Amongst the entire study population, 45.5% reported cannabis use in the past 30 days and a majority of participants expressed comfortability when discussing use with their providers.

However, when stratified by age group, 40.8% of participants 20 to 39 years old expressed being uncomfortable with discussing cannabis use with their providers. But as age increased in each group, discomfort in discussion decreased. For those 40 to 59 years old, 21.0% expressed discomfort and 5.6% of individuals aged 60 or older reported discomfort discussing with their providers.1

“These insights highlight the importance of considering age-related factors and treatment status when addressing cannabis use discussions within the oncology setting,” they concluded.1

Comparing Cannabis Use for Cancer Treatment in Rural and Urban Areas

Analyzing cannabis use for patients with cancer in rural and urban areas of Minnesota, 688 participants were given a survey to address their cannabis use during treatment and after diagnosis. It was also important that zip codes were recorded to stratify participants by rural or urban locales.

“Of 688 participants, 54% were classified as rural and 46% as urban. Of all respondents across both groups, 60% reported never using cannabis, 56% reported cannabis use during cancer treatment, and 21% reported use since cancer diagnosis,” wrote the authors.2

Over 87% of both the rural and urban groups believed that there are potential benefits of cannabis use for the treatment of cancer. However, similar to younger populations expressing little comfortability in discussing cannabis use with their providers, most respondents from rural and urban locales also reported an unwillingness to discuss cannabis treatment with their providers. Furthermore, there were even fewer reports of providers recommending cannabis treatment to their rural or urban patients.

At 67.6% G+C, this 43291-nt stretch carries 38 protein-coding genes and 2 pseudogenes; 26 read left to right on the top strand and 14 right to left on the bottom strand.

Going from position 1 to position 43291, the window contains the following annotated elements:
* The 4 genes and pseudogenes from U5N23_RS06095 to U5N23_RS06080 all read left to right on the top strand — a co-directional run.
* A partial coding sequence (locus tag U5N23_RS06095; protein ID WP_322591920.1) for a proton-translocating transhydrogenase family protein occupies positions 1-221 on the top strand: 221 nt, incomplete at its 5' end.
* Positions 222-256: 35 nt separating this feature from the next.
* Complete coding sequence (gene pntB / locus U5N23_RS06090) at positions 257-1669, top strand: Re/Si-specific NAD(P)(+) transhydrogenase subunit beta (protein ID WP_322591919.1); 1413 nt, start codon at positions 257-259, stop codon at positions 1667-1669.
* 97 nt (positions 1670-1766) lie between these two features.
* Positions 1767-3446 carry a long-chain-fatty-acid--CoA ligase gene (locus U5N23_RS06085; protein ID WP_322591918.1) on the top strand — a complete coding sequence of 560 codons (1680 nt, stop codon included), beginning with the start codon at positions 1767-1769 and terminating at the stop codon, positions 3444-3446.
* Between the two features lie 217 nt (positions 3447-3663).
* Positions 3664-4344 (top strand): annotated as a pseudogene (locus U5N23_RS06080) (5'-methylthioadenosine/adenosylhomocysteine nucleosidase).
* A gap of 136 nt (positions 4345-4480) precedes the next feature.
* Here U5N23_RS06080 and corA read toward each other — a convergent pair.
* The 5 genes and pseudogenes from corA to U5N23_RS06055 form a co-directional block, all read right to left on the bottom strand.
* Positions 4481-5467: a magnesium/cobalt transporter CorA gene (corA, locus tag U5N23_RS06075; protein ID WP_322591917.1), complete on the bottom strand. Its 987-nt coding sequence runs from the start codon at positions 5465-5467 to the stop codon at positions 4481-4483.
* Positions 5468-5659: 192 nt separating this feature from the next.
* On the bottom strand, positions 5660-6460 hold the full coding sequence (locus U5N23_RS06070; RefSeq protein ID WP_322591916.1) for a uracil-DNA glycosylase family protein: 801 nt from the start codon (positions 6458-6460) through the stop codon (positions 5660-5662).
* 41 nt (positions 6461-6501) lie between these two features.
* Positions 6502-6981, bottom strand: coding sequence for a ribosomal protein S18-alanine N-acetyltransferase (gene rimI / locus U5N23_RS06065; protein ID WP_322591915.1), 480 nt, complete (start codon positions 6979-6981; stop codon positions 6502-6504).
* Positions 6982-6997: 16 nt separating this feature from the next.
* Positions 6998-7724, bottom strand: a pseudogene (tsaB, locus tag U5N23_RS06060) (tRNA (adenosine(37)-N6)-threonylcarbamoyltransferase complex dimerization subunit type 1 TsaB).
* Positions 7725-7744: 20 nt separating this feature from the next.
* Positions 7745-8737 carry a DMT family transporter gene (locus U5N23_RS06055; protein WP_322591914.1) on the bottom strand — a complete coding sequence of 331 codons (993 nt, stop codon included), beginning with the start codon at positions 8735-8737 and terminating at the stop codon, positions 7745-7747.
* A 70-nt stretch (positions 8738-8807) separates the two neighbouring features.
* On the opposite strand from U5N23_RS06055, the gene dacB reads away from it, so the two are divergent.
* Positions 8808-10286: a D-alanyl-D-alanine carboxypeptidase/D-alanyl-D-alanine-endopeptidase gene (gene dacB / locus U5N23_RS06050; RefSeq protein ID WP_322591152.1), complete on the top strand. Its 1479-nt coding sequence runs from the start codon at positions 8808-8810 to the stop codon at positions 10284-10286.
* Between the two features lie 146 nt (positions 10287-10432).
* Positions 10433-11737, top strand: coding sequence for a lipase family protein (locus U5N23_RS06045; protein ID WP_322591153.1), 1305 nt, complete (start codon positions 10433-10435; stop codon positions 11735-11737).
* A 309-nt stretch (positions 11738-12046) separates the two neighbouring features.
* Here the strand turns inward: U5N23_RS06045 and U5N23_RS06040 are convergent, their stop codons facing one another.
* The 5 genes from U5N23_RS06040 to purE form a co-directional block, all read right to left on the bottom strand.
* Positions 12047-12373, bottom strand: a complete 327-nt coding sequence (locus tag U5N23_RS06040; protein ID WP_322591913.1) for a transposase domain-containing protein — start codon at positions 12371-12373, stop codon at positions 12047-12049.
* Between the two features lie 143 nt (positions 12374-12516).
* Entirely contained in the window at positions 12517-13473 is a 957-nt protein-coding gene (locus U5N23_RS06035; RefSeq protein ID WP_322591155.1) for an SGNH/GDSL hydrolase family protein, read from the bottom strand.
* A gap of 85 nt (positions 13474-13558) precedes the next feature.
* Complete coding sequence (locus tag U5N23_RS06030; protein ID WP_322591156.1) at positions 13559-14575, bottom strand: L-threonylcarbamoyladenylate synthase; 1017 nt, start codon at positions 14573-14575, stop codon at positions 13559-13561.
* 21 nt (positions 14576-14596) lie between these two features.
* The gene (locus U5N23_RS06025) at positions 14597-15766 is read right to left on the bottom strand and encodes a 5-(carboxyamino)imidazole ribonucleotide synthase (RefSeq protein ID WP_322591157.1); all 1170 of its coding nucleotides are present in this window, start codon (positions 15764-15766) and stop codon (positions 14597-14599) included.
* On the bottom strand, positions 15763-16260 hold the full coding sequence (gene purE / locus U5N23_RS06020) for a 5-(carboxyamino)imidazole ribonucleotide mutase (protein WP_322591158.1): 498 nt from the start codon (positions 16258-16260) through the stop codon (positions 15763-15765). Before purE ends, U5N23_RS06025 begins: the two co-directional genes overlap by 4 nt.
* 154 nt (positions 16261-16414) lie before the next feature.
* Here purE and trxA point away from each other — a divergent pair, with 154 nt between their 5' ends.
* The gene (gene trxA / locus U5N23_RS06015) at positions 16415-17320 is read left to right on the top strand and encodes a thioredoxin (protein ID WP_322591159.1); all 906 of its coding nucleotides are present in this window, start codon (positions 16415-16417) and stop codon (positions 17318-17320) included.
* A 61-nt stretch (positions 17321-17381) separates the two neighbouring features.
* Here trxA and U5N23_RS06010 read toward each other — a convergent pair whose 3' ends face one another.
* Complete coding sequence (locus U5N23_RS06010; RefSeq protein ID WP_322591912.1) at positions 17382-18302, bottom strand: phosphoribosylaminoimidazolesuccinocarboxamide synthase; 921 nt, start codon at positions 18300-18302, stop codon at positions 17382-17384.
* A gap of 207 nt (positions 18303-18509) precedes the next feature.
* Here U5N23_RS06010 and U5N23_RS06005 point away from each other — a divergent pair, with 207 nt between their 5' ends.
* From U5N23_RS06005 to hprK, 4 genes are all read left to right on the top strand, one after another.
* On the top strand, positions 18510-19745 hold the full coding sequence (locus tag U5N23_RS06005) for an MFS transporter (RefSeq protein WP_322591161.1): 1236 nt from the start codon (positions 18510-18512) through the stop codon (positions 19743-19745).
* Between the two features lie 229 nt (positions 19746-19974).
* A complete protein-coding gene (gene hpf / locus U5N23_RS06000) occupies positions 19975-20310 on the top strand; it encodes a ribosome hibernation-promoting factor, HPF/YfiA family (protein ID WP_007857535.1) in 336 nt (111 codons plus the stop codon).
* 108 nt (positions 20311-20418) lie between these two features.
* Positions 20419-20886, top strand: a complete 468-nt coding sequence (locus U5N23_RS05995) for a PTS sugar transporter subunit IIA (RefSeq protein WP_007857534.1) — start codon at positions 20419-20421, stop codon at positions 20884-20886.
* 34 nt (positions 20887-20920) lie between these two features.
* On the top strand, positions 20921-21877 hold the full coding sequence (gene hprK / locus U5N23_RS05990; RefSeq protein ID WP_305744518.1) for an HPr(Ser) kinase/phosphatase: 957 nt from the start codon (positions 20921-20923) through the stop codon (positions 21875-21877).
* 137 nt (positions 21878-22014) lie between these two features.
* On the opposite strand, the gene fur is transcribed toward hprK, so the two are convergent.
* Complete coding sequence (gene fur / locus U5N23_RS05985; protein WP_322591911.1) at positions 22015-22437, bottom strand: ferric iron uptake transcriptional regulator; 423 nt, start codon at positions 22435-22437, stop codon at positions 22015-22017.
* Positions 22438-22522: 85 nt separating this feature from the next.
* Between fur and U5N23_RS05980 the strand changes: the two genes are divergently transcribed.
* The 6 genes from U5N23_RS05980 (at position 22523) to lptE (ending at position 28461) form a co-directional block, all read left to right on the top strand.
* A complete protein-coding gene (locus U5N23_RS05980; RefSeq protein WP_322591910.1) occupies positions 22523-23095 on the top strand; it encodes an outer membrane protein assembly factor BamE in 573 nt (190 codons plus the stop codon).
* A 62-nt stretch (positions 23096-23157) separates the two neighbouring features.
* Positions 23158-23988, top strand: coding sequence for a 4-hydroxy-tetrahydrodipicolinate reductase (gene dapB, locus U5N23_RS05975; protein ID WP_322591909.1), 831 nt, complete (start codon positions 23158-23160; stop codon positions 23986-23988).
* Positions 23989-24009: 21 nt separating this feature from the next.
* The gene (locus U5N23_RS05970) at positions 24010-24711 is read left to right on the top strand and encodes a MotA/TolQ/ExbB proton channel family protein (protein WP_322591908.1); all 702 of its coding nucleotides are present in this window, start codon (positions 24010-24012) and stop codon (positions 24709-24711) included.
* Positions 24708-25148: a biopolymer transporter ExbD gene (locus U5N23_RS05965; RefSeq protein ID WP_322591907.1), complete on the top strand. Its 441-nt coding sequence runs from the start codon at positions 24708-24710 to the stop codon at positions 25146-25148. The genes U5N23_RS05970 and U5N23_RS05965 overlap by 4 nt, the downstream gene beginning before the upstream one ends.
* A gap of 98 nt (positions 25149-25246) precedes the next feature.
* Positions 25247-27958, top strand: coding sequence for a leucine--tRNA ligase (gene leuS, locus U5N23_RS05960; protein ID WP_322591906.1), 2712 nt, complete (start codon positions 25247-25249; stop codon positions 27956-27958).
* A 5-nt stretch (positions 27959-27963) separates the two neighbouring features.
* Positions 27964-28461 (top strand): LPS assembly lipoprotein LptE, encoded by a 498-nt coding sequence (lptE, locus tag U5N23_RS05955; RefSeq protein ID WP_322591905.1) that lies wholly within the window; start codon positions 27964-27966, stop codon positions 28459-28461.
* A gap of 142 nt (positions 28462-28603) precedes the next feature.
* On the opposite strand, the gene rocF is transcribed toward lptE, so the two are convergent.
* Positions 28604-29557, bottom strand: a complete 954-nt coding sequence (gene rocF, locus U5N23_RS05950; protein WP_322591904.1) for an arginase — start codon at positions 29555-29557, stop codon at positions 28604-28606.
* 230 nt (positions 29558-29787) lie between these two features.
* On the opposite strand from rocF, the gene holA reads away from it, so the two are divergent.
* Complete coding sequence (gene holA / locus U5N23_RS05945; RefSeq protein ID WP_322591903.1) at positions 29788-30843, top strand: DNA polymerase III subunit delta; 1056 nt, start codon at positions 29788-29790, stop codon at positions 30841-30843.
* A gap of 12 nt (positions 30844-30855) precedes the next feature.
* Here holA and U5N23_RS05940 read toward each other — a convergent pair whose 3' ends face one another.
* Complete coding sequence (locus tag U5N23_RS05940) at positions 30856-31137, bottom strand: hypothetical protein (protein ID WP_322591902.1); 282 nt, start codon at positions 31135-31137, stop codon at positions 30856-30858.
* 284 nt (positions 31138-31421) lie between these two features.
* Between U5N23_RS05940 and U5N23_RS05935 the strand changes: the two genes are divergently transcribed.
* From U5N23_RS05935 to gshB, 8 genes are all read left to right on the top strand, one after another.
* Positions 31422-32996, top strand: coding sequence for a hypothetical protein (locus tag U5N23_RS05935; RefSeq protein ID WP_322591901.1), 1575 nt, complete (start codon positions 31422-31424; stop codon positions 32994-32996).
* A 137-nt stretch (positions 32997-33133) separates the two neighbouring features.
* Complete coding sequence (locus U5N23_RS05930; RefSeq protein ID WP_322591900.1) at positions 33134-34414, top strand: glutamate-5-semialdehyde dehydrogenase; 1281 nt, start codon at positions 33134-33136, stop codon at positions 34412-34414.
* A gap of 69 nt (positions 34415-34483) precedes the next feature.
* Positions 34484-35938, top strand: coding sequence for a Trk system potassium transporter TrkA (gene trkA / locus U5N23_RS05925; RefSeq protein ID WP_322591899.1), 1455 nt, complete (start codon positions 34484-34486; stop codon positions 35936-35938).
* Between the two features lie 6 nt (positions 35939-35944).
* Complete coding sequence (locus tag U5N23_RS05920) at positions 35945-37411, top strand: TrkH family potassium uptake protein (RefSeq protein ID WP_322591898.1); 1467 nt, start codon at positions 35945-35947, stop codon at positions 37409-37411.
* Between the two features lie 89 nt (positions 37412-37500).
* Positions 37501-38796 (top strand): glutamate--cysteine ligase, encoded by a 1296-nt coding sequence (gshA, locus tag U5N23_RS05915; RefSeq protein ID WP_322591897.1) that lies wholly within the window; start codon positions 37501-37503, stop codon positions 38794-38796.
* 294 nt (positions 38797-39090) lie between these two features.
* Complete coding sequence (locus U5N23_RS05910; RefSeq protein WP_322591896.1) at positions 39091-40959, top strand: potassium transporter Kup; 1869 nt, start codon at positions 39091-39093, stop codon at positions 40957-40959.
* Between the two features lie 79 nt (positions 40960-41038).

While hurdles regarding open patient-provider discussions persisted across both study cohorts, the sentiments of patients with cancer regarding cannabis treatment were positive in both studies.

“Both groups experienced significant cancer-related symptom burden improvement after use of cannabis. While the urban cohort showed greater interest in future cannabis use, the rural cohort reported greatest benefits in relief of stress and fatigue after cannabis use, two important measures of quality of life. Our data suggest that providers rarely recommend or talk about cannabis use to cancer patients,” concluded the authors.2

Click here for more of our coverage from ASCO 2024.

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References
1. Baral A, Diggs BN, Marrakchi El Fellah R, et al. Experience of young patients with cancer discussing cannabis with their providers. Presented at: ASCO 2024; May 30-June 3; Chicago, Il.
2. Borrero M, Jewett P, Zylla DM, et al. Cannabis use for cancer-related symptoms in rural versus urban Minnesota. Presented at: ASCO 2024; May 30-June 3; Chicago, Il.